Traveling to much of Africa is intimidating. International headlines, along with advisories posted by national embassies and agencies like the CDC, don’t often paint the rosiest picture. Then there’s the mandatory precautionary vaccinations — some of which you can bet your regular doctor doesn’t have, and those that can require vigilance even after you return (like Malaria). Getting any necessary Visas often involves mailing your passport off to DC, which is rarely a speedy affair, either. Neither is exchanging currency. Virtually no bank maintains stores of African currencies on site, so exchanging your money ahead of time requires a few days of planning, at least for those stateside. And what about the uncertainties around the basic standards of living many of us take for granted, like access to clean water and electricity? Or that minor details like communicating with locals once you’ve arrived?
South Africa’s history is undeniably dark; its decades of racial strife and segregation are well documented. The ramifications of this history are still widely felt, but so is the work of the late Nelson Mandela; since his inauguration in ’94, the country has come to establish itself as a gateway to the larger continent for travelers around the world, minimizing some of these travel concerns. A Visa isn’t required for visitors from the U.S. or the E.U. Vaccines are usually strongly advised, but mainly for cautionary purposes. While there are a whopping 12 official languages in South Africa, English is taught in most schools and spoken to some degree by many there. Clean water isn’t a problem in major cities and tourist destinations. The same goes for power, though plugging in anything does require a unique, hilariously bulky power adaptor used by only a tiny fraction of the planet.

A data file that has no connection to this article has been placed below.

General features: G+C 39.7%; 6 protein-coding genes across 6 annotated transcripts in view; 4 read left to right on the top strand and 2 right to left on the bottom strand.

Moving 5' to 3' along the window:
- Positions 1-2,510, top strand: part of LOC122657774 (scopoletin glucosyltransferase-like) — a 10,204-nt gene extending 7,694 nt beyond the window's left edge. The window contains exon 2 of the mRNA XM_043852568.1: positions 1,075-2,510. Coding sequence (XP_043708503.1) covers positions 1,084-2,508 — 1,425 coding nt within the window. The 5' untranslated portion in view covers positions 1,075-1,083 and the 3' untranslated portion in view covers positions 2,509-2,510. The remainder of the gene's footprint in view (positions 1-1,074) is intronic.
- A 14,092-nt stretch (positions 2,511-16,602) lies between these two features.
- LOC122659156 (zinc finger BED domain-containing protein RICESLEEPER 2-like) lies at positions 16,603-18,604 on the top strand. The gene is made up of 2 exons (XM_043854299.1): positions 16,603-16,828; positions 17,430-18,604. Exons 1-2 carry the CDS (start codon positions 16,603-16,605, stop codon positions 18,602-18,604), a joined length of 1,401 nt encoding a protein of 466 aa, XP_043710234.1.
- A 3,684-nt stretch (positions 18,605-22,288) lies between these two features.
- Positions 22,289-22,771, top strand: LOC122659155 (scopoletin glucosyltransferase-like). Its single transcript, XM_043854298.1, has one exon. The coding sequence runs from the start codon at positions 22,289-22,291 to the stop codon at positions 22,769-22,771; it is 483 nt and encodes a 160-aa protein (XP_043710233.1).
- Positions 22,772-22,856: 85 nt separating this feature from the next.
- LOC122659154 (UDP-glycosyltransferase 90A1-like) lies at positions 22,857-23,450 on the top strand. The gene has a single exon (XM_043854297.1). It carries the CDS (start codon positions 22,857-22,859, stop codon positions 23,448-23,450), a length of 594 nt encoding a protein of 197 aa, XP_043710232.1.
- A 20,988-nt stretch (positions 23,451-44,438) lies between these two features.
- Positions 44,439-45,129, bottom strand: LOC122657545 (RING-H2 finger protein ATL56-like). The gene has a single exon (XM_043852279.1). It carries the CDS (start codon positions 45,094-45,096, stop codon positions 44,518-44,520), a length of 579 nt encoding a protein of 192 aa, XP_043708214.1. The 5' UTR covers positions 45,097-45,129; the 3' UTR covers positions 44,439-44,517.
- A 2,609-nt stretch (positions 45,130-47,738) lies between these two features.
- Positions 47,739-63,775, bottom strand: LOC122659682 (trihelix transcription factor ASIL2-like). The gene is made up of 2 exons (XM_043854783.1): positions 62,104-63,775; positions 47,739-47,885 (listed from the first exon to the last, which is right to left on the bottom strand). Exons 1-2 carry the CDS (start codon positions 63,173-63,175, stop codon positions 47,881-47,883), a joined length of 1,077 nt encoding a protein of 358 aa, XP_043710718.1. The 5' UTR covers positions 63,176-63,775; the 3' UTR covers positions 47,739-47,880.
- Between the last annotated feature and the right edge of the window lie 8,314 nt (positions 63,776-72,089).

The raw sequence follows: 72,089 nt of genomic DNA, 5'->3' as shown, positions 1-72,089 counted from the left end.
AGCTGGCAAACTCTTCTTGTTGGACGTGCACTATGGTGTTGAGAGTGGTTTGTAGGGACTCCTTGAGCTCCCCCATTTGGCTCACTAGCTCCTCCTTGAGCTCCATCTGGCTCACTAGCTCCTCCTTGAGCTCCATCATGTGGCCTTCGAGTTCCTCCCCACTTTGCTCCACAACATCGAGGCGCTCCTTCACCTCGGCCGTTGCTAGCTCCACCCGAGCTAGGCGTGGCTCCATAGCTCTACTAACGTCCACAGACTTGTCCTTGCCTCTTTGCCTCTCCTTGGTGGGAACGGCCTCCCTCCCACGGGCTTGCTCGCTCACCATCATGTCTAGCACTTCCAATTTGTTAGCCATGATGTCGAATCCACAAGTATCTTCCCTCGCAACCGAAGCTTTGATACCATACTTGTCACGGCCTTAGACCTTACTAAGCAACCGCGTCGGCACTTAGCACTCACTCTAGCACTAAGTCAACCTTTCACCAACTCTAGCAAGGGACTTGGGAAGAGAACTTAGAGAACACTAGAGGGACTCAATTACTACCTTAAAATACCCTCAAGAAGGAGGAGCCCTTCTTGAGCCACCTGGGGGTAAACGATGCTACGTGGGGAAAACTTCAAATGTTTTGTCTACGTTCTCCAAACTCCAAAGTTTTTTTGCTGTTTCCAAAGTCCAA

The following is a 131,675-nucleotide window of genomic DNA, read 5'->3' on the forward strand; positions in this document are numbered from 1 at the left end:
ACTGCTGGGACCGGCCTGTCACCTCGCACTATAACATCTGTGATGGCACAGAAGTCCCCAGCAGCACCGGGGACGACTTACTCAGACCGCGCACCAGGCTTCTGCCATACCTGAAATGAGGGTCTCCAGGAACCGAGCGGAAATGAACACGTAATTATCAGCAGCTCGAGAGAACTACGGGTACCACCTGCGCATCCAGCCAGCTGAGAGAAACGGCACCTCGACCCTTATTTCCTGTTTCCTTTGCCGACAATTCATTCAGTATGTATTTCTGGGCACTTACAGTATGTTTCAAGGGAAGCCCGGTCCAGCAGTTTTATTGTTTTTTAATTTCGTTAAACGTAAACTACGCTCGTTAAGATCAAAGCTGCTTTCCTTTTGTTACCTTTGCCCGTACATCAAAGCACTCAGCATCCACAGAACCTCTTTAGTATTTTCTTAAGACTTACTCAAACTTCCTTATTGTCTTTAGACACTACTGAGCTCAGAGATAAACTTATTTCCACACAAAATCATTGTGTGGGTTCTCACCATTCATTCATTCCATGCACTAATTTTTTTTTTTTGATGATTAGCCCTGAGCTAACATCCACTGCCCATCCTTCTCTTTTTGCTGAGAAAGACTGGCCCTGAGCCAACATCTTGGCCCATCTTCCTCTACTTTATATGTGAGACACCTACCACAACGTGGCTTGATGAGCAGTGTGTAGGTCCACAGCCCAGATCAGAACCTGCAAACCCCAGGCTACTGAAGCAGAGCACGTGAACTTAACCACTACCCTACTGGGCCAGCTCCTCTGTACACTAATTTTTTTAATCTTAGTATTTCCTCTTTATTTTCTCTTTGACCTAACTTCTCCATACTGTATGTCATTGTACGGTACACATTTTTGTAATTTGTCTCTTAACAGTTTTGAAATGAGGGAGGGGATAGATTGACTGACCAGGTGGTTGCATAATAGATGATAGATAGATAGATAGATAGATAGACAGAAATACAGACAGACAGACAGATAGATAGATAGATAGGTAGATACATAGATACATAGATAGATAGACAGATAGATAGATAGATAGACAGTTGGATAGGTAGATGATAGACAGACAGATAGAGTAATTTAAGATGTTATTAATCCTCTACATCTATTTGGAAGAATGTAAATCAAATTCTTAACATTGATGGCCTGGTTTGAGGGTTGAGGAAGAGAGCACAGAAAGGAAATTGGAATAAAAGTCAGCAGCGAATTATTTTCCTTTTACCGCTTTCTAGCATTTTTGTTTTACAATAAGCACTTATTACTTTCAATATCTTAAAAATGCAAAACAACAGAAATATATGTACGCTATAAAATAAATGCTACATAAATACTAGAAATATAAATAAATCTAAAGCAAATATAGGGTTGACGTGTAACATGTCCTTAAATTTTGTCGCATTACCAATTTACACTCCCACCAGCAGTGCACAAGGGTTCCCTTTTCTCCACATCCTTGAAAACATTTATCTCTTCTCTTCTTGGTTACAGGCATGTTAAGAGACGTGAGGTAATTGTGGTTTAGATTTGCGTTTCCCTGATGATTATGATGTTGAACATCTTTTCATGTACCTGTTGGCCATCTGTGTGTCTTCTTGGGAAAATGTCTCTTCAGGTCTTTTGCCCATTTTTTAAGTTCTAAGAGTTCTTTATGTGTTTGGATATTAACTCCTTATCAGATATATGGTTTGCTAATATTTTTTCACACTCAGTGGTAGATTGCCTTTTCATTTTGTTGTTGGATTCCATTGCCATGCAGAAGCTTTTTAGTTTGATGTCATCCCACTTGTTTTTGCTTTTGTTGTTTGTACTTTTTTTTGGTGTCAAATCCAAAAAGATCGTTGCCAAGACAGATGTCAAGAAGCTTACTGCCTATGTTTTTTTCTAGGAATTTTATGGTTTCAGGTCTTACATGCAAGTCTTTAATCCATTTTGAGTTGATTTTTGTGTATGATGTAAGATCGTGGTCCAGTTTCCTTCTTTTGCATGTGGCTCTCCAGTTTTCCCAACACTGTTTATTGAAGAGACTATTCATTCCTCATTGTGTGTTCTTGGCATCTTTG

Still, when it comes to packing for a South African safari, smart planning is important, particularly during the winter high season. Getting to most of the popular safari destinations requires a puddle-jumper or two, with strict weight and size restrictions around checked baggage. Most lodges and camps have complimentary laundry service, so you can pack light for long trips. Packing versatile clothes is what’s important. Temperatures vary wildly during this time of year, with days in the mid 80s sandwiched between chilly mornings and evenings. Instead of blowing your vacation budget on the most technically advanced clothes on the market, bring a few well-designed items: a light but warm jacket, clothes that layer well, that boast quick-drying materials and vents. Stick with neutral, natural tones if possible. The dust kicked up in game drives can dirty up lighter clothing fast. It also stands out in the bush; red has been known to signal aggression in animals. Black and blues, meanwhile, attract tsetse flies (luckily they’re not an issue on the Sabi Sands reserve).
Everything you need is on the next page.
Fjallraven Abisko Shirts